There is no precise information on population number, status and trends at present for the species, but it seems to be restricted to the area around San Jose de Chiquitos (Santa Cruz). In a botanical survey in 2007 some populations relatively well preserved were discovered (VMABCC-BIOVERSITY 2009), and it was observed that generally there are few individuals per population. Population Trend
Habitat conversion due to agricultural expansion and unplanned urbanization is the major threat to the ecoregions where the species occurs. The conservation of plant diversity, particularly of those species essential for human nutrition and crop improvement, is of critical importance. Despite the proven value of these genetic resources, the conservation status of the wild species is not clear, and it is believed that many of them might become threatened in the near future due to genetic resources exploitation, and for the lack of ex situ (the need of a greater germplasm collection) and in situ conservation (i.e. more protected areas) actions that would ensure the long term conservation status of the species.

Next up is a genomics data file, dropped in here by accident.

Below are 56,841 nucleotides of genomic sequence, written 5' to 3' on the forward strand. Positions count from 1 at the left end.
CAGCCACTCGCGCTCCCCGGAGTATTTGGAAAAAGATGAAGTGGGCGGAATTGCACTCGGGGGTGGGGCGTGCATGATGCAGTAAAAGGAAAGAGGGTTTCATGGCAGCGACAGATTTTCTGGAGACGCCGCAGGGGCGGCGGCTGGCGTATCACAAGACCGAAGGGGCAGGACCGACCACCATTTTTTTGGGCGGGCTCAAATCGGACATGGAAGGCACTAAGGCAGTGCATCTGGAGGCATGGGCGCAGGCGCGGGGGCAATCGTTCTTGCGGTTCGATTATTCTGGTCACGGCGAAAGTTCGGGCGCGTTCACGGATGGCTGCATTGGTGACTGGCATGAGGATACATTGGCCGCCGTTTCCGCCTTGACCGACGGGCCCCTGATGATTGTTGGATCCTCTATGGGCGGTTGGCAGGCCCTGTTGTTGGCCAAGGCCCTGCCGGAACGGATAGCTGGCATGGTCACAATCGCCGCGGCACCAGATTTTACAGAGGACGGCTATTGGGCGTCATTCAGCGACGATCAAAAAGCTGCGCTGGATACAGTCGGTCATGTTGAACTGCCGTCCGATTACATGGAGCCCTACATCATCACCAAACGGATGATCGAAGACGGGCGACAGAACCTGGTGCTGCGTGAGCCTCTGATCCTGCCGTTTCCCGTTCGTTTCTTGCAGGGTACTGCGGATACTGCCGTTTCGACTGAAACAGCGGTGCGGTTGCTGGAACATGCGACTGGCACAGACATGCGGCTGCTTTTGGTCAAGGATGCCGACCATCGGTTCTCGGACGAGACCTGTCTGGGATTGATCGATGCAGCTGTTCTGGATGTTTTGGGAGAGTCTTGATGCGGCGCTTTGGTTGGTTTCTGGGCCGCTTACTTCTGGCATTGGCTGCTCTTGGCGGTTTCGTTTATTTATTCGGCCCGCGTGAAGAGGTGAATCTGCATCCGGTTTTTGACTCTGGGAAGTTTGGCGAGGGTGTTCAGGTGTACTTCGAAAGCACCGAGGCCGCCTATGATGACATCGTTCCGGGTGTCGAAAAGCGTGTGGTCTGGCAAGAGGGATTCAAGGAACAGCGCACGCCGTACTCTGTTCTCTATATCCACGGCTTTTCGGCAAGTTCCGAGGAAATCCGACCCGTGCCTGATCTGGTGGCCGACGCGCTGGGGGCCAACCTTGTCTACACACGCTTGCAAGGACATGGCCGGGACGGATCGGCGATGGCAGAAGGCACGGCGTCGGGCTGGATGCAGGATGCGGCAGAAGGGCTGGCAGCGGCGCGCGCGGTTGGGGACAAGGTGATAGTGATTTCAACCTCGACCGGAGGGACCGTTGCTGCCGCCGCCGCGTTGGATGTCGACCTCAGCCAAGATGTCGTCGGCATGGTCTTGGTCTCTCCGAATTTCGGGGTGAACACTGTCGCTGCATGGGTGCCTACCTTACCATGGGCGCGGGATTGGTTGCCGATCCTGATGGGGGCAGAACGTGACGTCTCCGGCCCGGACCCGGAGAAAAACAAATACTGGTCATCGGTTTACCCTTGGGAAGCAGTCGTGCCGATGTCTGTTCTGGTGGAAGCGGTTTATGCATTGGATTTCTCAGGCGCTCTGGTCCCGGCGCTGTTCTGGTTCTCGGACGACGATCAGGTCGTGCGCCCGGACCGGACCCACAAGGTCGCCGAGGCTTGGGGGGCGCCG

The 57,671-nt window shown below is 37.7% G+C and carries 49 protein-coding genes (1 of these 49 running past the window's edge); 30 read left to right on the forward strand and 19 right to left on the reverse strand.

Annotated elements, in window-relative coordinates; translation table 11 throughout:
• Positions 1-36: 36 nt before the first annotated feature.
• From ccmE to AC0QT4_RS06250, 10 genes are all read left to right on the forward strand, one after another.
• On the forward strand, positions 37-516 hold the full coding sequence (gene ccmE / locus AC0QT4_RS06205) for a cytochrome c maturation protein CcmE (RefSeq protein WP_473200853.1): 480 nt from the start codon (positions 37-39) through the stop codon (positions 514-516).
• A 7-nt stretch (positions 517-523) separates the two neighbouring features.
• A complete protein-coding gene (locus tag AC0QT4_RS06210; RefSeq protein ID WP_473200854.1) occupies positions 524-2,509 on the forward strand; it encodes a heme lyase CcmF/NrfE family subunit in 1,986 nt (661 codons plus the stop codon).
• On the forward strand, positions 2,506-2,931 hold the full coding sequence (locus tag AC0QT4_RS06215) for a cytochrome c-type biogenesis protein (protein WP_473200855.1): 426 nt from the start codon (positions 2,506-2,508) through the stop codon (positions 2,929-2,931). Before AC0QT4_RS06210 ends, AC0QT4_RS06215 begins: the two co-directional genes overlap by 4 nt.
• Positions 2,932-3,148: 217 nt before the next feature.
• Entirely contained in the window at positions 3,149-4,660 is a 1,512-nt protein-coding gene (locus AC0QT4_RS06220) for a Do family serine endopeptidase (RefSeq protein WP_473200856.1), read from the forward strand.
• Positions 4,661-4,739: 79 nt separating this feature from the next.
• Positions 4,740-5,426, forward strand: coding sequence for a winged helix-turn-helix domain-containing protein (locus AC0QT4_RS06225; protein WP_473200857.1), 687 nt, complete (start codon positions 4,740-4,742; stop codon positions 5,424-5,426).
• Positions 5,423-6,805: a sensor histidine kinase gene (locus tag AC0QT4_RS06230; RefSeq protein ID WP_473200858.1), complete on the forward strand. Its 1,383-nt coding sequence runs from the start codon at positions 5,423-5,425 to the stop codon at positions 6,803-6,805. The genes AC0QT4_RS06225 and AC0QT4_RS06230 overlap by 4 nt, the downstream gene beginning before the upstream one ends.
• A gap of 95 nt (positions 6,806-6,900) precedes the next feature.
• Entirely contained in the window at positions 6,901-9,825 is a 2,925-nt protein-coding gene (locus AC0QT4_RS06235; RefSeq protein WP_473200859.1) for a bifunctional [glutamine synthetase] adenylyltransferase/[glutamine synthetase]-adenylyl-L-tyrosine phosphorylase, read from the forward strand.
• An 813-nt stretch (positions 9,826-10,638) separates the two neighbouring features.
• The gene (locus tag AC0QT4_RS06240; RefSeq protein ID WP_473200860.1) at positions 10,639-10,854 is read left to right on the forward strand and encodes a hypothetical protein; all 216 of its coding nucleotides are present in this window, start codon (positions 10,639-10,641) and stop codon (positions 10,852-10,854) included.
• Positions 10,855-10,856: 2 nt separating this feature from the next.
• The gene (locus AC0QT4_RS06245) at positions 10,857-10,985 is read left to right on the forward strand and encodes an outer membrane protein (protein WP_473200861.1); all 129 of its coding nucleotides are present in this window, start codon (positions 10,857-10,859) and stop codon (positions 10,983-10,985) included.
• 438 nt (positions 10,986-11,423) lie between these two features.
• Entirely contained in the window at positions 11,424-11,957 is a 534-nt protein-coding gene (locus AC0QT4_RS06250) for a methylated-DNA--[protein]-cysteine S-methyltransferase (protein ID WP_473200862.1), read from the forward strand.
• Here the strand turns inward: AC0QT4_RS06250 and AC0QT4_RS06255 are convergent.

There are no known conservation measures specifically for A. cruziana
and the species is not currently known to occur within any protected areas. Collections for this species were made in the San Jose de Chiquitos area, which is quite close to the Kaa-iya del Gran Chaco National Park and Integrated Management Natural Area, established in 1995; it is not clear whether the species might occur in this protected area; further reseach and field work are required to clarify the actual distribution of A. cruziana
. Samples of seed of A. cruziana
are held at the National Plant Germplasm System (USDA, GRIN). The species has been listed as Near Threatened (NT) in the Libro Rojo de parientes silvestres de cultivos de Bolivia (2009), based on the extent of occurrence (EOO et al. 2003) based on the limited information available on the species and on the pressure on the natural habitat in the areas where the species is known to occur.